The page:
Each year, approximately 6,000 newborns-of the nearly 4 million births in the U.S.-are diagnosed with permanent hearing loss, and premature infants are 50 percent more likely than full-term infants to develop hearing loss | ASHA Leader
Infants’ experiences in the neonatal intensive care unit (NICU) are highly variable, depending on the complexity of their cases and degree of prematurity. Those with more severe or chronic medical and neurodevelopmental conditions present particular challenges to the audiology team.
Complications of their conditions can delay hearing screening, and the medical equipment helping to support them may interfere with the screening itself. The NICU environment can also be noisy for this vulnerable population. Yet another challenge is the emotional fragility of these infants’ parents.
Although audiology isn’t part of the primary NICU care team, every infant receives a hearing screen, and any infant with a failed screen receives diagnostic audiological testing. This means the hearing-screening staff and audiology team play an important role, particularly after a baby does not pass the hearing screening. Audiologists can also play a key role in the development, implementation and oversight of the newborn hearing program (see more on newborn hearing screening on the ASHA Practice Portal: on.asha. org/newborn-screening). In these cases, the audiologist serves as the primary source of hearing-related information for the parents and the medical team.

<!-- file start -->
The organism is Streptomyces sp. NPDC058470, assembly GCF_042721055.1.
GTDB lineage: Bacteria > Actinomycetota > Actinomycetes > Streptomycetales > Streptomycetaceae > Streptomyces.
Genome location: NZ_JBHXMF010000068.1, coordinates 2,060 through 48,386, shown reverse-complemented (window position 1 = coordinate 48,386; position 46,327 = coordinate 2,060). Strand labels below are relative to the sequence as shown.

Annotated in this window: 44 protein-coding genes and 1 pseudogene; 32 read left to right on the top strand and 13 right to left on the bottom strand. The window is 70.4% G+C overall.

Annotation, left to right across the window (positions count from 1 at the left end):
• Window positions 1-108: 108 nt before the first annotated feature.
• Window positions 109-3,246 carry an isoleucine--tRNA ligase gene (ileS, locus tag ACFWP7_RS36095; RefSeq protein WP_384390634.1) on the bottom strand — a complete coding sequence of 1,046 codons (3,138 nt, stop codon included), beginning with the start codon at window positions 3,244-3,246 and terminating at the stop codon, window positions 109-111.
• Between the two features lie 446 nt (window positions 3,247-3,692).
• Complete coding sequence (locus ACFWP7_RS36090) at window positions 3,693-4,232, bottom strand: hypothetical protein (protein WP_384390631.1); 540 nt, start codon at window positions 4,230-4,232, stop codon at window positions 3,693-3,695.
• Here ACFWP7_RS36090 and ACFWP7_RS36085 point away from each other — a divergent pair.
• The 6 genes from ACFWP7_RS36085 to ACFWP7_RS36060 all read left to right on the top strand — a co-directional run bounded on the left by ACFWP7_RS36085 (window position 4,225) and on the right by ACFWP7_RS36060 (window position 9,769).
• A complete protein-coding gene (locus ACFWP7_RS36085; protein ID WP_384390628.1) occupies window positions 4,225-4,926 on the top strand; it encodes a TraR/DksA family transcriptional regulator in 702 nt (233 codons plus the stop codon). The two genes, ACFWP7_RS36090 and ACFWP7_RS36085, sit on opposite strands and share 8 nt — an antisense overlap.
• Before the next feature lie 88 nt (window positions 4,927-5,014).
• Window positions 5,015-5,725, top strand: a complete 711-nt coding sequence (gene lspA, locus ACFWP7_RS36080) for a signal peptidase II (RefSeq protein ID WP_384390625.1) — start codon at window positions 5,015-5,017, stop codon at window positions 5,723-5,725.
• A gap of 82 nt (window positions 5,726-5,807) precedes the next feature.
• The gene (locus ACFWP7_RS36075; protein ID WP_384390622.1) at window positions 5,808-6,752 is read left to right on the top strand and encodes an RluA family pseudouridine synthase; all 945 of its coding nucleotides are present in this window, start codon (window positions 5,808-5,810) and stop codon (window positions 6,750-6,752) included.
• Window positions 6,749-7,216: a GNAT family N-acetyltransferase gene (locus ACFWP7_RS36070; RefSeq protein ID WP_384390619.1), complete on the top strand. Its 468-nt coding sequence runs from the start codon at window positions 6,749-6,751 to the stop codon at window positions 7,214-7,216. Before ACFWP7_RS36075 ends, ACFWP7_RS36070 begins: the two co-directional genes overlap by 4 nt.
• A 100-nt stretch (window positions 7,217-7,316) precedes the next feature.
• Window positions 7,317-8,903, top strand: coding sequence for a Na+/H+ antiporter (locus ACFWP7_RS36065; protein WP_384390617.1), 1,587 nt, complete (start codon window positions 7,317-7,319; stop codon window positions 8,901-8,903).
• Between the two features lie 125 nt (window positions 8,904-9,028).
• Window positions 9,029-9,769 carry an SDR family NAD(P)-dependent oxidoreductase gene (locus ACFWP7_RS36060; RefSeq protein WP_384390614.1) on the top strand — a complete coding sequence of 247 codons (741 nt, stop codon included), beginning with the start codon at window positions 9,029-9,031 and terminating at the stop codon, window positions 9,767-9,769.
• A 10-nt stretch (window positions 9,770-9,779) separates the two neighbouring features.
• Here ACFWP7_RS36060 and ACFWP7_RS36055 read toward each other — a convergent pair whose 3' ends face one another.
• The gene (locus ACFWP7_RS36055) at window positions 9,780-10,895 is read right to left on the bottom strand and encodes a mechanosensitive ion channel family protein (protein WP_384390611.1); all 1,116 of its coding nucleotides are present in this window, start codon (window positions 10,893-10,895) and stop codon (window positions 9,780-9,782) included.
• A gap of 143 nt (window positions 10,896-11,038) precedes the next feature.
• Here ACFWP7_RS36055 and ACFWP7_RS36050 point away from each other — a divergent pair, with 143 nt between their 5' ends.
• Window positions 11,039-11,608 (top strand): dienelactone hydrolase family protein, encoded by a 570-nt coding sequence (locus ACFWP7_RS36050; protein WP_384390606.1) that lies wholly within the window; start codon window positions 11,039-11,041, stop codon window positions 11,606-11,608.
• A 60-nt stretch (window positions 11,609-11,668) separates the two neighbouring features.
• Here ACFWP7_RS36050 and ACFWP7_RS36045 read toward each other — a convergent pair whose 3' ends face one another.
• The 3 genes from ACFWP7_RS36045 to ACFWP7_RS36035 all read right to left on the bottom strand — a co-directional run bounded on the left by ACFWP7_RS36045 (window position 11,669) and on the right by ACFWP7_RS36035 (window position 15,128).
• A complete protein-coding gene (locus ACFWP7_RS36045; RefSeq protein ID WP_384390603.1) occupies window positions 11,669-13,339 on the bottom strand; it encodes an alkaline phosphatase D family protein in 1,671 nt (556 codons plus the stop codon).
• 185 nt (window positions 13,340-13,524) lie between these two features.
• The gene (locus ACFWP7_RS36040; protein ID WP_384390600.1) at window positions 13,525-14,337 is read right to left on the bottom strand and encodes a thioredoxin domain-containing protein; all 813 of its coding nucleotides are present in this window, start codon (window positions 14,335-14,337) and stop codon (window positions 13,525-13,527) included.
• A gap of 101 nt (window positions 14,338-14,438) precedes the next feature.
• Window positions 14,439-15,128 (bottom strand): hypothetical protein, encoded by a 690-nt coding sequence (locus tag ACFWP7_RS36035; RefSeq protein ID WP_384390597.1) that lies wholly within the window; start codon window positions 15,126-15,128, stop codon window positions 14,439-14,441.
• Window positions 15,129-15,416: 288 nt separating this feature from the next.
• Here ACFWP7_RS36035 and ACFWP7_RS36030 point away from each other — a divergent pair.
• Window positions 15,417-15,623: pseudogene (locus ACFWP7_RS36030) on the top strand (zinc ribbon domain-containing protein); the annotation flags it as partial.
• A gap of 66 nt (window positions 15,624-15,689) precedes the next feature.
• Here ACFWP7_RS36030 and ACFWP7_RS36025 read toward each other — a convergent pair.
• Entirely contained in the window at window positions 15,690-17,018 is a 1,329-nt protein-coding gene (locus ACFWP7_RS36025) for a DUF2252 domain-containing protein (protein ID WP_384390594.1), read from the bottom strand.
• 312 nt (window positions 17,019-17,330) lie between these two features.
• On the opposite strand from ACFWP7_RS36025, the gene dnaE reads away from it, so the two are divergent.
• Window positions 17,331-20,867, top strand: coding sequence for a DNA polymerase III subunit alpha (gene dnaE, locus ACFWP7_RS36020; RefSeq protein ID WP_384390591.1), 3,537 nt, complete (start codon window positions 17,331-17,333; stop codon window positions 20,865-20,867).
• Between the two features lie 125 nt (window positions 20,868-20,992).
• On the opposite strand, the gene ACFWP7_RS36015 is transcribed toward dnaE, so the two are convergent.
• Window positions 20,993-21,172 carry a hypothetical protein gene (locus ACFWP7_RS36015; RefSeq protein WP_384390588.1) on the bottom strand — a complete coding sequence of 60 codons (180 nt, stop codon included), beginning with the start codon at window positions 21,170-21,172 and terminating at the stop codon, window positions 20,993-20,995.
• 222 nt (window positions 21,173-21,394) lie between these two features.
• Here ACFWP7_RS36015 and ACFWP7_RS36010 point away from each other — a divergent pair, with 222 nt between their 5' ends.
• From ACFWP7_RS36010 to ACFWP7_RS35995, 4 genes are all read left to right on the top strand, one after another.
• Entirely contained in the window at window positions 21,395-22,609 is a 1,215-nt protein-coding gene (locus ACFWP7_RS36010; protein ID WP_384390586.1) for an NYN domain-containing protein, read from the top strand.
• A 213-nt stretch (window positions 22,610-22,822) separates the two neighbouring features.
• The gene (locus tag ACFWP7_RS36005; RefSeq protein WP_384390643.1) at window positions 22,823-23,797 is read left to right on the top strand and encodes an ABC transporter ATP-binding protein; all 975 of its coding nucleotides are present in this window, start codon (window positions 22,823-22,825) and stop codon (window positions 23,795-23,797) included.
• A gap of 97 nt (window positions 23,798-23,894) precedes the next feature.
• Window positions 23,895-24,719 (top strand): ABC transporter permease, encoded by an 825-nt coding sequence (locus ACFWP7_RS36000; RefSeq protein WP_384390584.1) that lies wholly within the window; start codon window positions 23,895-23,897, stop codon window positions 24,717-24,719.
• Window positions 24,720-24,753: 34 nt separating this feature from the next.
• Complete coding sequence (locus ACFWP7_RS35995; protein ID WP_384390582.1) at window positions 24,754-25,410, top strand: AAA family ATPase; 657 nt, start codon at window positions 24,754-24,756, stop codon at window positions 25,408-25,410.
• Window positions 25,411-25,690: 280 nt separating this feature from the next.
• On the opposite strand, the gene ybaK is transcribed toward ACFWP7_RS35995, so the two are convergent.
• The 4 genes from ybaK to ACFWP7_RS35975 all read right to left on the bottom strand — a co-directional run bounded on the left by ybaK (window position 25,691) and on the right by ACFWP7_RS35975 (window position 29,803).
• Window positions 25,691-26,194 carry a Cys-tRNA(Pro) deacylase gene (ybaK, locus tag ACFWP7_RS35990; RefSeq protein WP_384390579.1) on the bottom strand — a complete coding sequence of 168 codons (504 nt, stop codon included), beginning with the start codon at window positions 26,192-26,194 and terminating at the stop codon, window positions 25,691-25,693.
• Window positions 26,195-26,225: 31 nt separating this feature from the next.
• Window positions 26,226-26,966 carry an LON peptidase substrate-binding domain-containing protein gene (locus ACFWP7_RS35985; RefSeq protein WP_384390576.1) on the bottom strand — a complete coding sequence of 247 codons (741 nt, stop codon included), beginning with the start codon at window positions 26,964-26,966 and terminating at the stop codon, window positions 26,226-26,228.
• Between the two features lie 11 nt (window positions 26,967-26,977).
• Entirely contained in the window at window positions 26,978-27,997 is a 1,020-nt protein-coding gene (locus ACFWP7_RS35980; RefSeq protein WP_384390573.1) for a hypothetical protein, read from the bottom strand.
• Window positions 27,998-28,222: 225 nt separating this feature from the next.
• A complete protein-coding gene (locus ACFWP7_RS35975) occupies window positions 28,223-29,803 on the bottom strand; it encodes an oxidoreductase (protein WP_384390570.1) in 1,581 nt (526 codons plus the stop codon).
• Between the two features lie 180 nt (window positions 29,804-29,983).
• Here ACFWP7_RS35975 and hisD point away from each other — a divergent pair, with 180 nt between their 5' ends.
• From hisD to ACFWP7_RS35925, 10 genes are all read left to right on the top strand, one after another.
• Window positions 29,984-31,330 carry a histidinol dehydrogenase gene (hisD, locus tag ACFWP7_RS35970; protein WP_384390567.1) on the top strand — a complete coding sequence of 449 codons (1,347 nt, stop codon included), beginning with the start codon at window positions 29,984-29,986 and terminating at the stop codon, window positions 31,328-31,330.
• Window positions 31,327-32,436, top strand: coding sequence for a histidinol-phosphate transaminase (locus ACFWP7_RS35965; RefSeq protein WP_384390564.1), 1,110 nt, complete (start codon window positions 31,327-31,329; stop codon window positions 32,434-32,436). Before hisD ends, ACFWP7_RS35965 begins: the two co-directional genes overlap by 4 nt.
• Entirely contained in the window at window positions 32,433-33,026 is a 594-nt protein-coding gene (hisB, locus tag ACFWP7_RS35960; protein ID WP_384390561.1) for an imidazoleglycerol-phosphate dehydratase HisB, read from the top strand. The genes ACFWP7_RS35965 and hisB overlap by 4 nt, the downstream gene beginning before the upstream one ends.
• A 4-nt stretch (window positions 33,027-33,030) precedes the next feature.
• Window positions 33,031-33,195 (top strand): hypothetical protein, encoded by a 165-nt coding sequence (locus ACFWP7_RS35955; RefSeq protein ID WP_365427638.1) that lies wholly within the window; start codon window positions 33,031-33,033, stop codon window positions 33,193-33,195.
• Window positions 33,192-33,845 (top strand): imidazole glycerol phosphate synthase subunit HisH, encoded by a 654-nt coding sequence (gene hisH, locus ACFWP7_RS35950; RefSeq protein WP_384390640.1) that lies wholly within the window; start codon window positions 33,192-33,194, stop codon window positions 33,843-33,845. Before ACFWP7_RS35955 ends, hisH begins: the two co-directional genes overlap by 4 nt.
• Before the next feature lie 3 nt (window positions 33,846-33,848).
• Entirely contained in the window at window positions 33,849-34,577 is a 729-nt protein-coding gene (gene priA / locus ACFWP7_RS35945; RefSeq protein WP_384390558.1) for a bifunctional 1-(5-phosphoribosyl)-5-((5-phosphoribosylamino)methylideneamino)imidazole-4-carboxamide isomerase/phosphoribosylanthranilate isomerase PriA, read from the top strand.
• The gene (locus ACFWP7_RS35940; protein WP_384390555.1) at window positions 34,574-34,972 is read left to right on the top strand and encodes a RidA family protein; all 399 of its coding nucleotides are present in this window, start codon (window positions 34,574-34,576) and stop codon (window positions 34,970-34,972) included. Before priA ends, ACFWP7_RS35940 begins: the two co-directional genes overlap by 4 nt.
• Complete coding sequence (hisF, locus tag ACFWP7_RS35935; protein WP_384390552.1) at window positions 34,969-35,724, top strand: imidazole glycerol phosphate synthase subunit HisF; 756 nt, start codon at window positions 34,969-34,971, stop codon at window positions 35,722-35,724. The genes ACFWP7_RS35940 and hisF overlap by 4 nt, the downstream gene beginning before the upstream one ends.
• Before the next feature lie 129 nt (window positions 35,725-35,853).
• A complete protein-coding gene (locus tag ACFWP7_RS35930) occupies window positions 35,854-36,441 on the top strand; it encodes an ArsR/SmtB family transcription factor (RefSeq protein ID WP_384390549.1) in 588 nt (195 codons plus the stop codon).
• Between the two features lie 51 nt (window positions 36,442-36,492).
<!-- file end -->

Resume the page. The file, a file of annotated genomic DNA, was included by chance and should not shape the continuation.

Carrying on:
To address the particular challenges of the NICU population, audiologists need to communicate and work closely with the NICU staff as soon as it’s appropriate, consider the effects of medical equipment, communicate with parents with a great deal of sensitivity, and work at coordinating discharge planning and follow-up care with the infant’s parents and other providers.
Full reference: McGrath, A. P., & Vohr, B. R. (2017). Ear care for the most vulnerable infants. ASHA Leader, 22(8), 20-22.